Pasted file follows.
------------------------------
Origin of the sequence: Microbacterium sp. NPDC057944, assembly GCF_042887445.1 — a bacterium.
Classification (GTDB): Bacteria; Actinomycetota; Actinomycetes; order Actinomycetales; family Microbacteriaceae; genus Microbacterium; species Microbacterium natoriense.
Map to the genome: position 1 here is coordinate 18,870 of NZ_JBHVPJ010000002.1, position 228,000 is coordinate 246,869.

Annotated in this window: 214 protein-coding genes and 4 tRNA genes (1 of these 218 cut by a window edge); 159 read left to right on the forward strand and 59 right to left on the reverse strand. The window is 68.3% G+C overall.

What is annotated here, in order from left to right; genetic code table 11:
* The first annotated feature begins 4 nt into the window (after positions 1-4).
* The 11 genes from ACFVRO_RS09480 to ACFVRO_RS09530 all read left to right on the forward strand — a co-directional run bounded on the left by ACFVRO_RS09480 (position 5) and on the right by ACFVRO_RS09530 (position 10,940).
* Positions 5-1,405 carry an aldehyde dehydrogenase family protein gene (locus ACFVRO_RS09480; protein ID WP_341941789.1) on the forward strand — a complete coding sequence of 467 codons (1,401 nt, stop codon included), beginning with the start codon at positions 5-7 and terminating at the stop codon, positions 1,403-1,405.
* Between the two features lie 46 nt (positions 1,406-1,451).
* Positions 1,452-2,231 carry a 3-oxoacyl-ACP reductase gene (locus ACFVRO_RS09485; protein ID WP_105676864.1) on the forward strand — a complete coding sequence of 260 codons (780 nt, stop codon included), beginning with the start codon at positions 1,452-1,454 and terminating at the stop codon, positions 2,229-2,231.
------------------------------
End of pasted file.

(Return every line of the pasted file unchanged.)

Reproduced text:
Origin of the sequence: Microbacterium sp. NPDC057944, assembly GCF_042887445.1 — a bacterium.
Classification (GTDB): Bacteria; Actinomycetota; Actinomycetes; order Actinomycetales; family Microbacteriaceae; genus Microbacterium; species Microbacterium natoriense.
Map to the genome: position 1 here is coordinate 18,870 of NZ_JBHVPJ010000002.1, position 228,000 is coordinate 246,869.

Annotated in this window: 214 protein-coding genes and 4 tRNA genes (1 of these 218 cut by a window edge); 159 read left to right on the forward strand and 59 right to left on the reverse strand. The window is 68.3% G+C overall.

What is annotated here, in order from left to right; genetic code table 11:
* The first annotated feature begins 4 nt into the window (after positions 1-4).
* The 11 genes from ACFVRO_RS09480 to ACFVRO_RS09530 all read left to right on the forward strand — a co-directional run bounded on the left by ACFVRO_RS09480 (position 5) and on the right by ACFVRO_RS09530 (position 10,940).
* Positions 5-1,405 carry an aldehyde dehydrogenase family protein gene (locus ACFVRO_RS09480; protein ID WP_341941789.1) on the forward strand — a complete coding sequence of 467 codons (1,401 nt, stop codon included), beginning with the start codon at positions 5-7 and terminating at the stop codon, positions 1,403-1,405.
* Between the two features lie 46 nt (positions 1,406-1,451).
* Positions 1,452-2,231 carry a 3-oxoacyl-ACP reductase gene (locus ACFVRO_RS09485; protein ID WP_105676864.1) on the forward strand — a complete coding sequence of 260 codons (780 nt, stop codon included), beginning with the start codon at positions 1,452-1,454 and terminating at the stop codon, positions 2,229-2,231.